The Injured Mind: How Injuries Can Affect Your Mental Health

When we talk about injuries, we often think about them purely from a physical standpoint. And, for sure, this is often when most of the damage is done. We break legs, arms, suffers from cuts and gashes, or perhaps even worse. These injuries, however, they were caused, a car accident or a slip and fall, are often very painful and have a number of negative effects on your life. They can cause you to lose income due to being unable to work. They can leave you unable to move properly for prolonged periods of time.

What often goes undiscussed is the affect an injury can have on your mental health. An injury can create a lot of psychological stress. Even something that seems to have left not much if a mark on the physical side may leave a person’s mind harmed in some way.

It is, of course, just as important that we look into these sorts of issues as well as physical pains. So we’re going to take a quick look at how injuries can affect your mental health in many ways. You may recognize that what we’re discussing here can be found in various forms of post-traumatic stress disorder.

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Traumatic brain injury

It’s important to understand that a traumatic brain injury is a physical injury. However, it can affect your mental health in ways much worse than what you might see in other physical injuries. Even knocks to the head that don’t seem that severe can result in a traumatic brain injury. It may just leave you feeling a little dazed at first. Maybe a couple of aspirins and some sleep will take the immediate pain away. But your brain might be telling a different story.

TBI can result in physical ills such as dizziness, fatigue, and oversensitivity to light. (As well as, of course, headaches.) But the mental changes can also be prolonged and damaging. You may find that your concentration is very poor. You may have trouble remembering things. You may begin to engage in impulsive behavior, or may even start having visual disturbances.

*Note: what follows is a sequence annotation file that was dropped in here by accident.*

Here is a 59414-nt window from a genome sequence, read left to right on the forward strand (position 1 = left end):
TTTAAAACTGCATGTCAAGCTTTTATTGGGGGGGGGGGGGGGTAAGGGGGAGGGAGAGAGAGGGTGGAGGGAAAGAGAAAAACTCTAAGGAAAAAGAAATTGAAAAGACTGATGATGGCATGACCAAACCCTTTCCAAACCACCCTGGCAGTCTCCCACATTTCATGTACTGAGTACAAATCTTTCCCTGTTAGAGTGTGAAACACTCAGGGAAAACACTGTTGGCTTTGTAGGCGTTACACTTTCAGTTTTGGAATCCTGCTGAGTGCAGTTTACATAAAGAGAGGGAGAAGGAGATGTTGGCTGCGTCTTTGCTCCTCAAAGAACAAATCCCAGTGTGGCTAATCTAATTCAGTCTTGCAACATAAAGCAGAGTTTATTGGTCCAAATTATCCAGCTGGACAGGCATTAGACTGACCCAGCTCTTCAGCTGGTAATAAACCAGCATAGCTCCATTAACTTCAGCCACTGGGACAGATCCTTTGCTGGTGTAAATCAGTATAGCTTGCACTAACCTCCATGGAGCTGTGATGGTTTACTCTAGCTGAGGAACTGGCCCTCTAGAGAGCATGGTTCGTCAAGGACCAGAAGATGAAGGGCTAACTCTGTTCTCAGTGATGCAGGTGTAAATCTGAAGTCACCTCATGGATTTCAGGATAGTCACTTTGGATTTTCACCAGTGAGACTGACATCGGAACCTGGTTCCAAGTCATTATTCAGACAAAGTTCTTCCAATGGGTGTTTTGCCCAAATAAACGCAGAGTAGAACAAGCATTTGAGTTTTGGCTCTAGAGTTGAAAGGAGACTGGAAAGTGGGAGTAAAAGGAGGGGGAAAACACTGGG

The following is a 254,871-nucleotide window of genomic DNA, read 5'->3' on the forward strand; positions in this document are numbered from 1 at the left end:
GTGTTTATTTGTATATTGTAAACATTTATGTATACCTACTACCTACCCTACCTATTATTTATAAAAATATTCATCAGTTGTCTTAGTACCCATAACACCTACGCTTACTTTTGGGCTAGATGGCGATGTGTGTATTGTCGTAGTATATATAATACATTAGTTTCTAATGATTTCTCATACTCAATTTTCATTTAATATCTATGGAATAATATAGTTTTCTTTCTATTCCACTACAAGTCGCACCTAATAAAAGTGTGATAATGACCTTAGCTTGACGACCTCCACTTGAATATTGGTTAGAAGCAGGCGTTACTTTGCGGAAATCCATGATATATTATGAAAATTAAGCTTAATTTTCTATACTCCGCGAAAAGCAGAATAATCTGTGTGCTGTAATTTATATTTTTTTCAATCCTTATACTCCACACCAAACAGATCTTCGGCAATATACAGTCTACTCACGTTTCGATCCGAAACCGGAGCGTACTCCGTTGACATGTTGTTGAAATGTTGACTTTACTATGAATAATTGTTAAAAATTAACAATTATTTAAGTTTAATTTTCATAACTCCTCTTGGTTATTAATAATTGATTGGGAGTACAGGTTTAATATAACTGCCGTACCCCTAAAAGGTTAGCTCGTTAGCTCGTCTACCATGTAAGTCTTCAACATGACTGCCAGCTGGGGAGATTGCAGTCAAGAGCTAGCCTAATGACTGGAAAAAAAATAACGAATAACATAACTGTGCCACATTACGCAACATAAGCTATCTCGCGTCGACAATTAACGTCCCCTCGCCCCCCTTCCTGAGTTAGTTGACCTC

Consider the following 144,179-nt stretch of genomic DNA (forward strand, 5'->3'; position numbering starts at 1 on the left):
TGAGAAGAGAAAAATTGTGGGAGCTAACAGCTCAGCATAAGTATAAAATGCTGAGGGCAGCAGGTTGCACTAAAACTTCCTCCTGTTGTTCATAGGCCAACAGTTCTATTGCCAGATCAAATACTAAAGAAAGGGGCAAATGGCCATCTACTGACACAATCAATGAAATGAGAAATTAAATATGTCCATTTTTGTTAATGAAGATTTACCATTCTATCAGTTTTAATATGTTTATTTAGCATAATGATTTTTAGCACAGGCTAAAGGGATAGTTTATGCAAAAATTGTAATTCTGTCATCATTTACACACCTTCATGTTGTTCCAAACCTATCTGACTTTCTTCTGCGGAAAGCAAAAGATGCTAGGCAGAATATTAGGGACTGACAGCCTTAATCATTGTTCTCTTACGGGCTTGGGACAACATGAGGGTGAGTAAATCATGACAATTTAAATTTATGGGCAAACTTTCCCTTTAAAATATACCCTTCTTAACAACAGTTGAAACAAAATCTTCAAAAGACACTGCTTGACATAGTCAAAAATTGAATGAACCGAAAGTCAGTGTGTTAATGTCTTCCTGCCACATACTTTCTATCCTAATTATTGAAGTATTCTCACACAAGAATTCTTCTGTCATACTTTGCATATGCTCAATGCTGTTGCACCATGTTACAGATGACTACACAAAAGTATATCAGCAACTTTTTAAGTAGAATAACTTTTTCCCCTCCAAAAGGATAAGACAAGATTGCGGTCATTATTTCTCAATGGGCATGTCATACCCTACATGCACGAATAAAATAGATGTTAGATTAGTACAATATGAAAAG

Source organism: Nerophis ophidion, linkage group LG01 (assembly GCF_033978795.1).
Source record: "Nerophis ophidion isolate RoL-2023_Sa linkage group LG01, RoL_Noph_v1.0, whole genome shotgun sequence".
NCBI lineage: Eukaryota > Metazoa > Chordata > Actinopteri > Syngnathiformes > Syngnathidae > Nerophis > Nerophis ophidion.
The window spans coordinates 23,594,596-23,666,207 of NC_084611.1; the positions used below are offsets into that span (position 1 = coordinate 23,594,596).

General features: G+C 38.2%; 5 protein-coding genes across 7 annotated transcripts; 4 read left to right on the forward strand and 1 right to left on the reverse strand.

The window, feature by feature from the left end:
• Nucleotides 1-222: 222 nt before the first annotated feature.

TBIs are a common reason for people getting the help from personal injury lawyers, even if the physical pains subside. The courts, after all, should be compelled to take psychological ills just as seriously as physical ones. Legal help should be considered for any of the listed problems, in fact. It can often be difficult to link such conditions directly to the accident with definitive proof. But in the case of TBI, things obviously become much clearer.

Fear and loss of confidence

If you were injured while doing a particular activity, you may find yourself unable to do that activity again. This can be the result of a lack of confidence. Let’s say you were in a car accident. Regardless of who is at fault, you may begin to question your ability to drive.

It can also be the result of a growing fear of doing that activity in case it happens again. In fact, it can become more severe and develop into a full-blown phobia. This goes beyond a rational and perhaps short-lived fear of doing the activity. This results in almost nausea-inducing aversions to engaging in the activity. Depending on the activity in question, you may find your life very disrupted indeed.